A day on the wards: 8:30am
Standing at the entrance of the large park in the middle of the General Hospital in Port-Au-Prince it was easy to understand why the builders had approved it. The branches of lush tress provided an inviting canopy beneath which one could allow day dreams to float towards the distant mountain peaks that seem to tickle the sky. A pathway that began straight soon gave the option of semicircular walkways leading in opposite directions. Radiating from these paths were other walkways that led to the various hospital buildings.
After "The Event", the moniker now used by some Haitians to refer to 1/12/10, the park took on the special role as host to patients who no longer trusted the indoors. Tents were set up and beds were arranged in seemingly random fashion across the park. Gone were the days of hearing chirping birds and seeing butterflies. Occasionally a sliver of sun could be seen meandering it's way between branches and tents to scorch the already barren earth.
Walking though what the physician responders were now calling "The Forrest" it was easy to see how difficult it might be to locate a particular patient.
I strolled through and gazed at families washing clothes and cooking meals next to the beds of patients. Sometimes two or three family members huddled at various angles on the patient's bed as if on a raft boat that would soon set sail across the sea of people now inhabiting the park.
This however was not my destination.
I emerged from the park and walked towards a low rise building with a set of cold impersonal and imposing set of iron gates.
The once carefully brushed green paint on the gates had long surrendered it's luster to dust, rust, and cryptically etched initials and short messages.
Who was "AG", "NB", "CF"?
Why had someone scratched:
"Manman Marie aide nous" (Mother Marie help us)
"Bon Dieu" (Good God)
"Delivre nous" (Deliver us)
I walked through the entrance of what until recently was solely the women's medical ward. The damage suffered by the men's inpatient unit during the quake led to coed wards.
Twenty steps from the entrance, another gate, this time with white peeling paint. It was not immediately clear whether the gates were intended to keep individuals in or out. The dim lighting in the anteroom did not invite optimism.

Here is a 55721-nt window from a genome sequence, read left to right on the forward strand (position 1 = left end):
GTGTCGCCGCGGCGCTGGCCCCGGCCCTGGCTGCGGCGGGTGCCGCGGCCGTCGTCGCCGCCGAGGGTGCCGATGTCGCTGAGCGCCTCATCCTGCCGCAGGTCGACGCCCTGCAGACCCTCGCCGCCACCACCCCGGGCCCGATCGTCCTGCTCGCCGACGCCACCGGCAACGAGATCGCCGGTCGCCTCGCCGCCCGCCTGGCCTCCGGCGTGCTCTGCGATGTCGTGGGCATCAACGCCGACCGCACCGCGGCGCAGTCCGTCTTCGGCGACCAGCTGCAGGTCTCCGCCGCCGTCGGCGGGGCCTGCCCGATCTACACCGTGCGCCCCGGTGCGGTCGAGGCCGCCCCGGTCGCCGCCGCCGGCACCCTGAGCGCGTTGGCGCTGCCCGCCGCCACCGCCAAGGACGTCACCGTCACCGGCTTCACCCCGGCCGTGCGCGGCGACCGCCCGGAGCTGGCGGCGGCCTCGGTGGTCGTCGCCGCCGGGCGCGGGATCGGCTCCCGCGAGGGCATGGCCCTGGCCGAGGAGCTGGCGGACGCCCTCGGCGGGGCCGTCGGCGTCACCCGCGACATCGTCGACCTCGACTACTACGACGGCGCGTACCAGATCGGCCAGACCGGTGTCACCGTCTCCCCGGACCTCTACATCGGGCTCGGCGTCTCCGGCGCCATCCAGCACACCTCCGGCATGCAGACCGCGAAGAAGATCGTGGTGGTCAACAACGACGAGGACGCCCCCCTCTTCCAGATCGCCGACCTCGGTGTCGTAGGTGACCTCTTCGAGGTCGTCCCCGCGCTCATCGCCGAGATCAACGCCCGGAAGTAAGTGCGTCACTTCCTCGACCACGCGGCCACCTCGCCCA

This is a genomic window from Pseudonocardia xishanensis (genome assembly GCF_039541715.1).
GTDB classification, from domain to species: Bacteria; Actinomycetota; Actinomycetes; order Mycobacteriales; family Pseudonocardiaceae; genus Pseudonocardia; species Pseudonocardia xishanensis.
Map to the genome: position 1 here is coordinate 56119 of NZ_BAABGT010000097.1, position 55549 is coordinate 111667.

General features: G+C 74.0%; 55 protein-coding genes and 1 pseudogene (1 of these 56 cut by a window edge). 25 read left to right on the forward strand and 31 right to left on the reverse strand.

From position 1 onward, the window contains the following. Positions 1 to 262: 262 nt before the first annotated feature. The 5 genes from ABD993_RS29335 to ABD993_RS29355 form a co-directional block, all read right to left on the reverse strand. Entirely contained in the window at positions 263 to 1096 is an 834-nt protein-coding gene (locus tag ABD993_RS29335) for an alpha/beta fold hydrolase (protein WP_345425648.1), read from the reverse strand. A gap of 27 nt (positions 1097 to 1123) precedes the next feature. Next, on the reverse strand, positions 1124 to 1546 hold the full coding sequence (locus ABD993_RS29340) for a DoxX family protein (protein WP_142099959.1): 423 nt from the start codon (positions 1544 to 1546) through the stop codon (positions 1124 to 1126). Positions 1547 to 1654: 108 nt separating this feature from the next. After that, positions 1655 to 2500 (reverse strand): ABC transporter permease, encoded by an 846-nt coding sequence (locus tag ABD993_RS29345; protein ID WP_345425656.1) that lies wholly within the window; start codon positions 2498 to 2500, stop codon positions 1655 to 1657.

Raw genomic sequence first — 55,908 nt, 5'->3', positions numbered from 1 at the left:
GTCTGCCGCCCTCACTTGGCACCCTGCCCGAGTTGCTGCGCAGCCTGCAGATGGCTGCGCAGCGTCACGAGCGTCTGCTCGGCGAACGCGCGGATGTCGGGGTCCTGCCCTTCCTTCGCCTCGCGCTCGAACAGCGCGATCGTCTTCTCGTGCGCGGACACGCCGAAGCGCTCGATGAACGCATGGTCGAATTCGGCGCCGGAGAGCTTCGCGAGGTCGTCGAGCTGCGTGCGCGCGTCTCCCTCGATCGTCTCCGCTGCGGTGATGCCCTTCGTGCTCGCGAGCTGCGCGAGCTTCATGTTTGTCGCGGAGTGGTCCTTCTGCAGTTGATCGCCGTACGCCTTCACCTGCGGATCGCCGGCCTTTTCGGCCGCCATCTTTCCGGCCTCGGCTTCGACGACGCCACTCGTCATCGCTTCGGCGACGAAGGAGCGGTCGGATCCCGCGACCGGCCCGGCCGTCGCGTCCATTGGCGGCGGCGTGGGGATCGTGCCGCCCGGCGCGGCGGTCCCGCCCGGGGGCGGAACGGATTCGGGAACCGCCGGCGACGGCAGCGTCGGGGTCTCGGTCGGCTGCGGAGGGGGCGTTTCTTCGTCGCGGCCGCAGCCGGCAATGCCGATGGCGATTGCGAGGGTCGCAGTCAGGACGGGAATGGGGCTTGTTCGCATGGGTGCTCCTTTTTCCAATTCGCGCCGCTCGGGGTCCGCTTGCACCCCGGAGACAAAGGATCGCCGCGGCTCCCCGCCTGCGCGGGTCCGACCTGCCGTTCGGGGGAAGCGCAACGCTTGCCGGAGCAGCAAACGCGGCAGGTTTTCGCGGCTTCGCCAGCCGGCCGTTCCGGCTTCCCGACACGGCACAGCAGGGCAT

Even in the best of times one could imagine that little attention had been paid to wall decorations, plants, or other embellishments. A health education remained the lonely resident of a small bulletin board.
It occurred to me that while many outdoor tents had been set up for patient care due to fears of another quake, this was the only INDOOR inpatient ward.
Turning to the left there was a long narrow corridor with four entry ways marked by the sunlight that tried desperately to bend in competitive announcements of the extent to which they had tried to flood their respective rooms.
A sheepish look back towards the green gate confirmed that it was not being closed behind me and I steeled myself as I began to walk down the corridor.
Before I could reach the ward I smelled it.
It was the distinct odor of flesh that had given occasion of a meal to organisms feasting and releasing gases now reaching my nose. You could be fooled to think about fruits...but it would be rotting fruits.
The plan was for me to take over this new coed critical care unit that housed both medical and surgical patients.
I stepped into the first ward area and noticed that halfway on the right side of the room there was a doorless entrance leading to a second unit, which was connected to a third, which was finally connected to a fourth unit.
I introduced myself to two nurses and we began to discuss patients by going to each bed in succession. The nurses, both volunteers from the US, diligently took notes on orders as well as other tasks to perform. I knew that results from the few serologic tests available would take 2-3 days and that except for the most acute cases, radiology was almost non-existent. These minor obstacles, I thought, could be overcome by a careful history and physical examination. At times I had to maneuver around a relative resting across the bed to reach the patient's limbs.
The physician who had previously run the unit had agreed to join the morning evaluations. Almost an hour into rounds, as I reached the 12th patient, he pointed to his watch.
"Hey...uuh...you have other patients"
-Yes, I know...two more.
"No. The other wards"
-What? Where are the other doctors?
"One guy showed up yesterday but I think he got spooked and did not come back after morning rounds"
-So who's going to cover those wards?
"You are it"
-How many patients are there?
"Well we lost three overnight...so you only have sixty"
One doctor, two nurses, sixty patients...things were about to get interesting.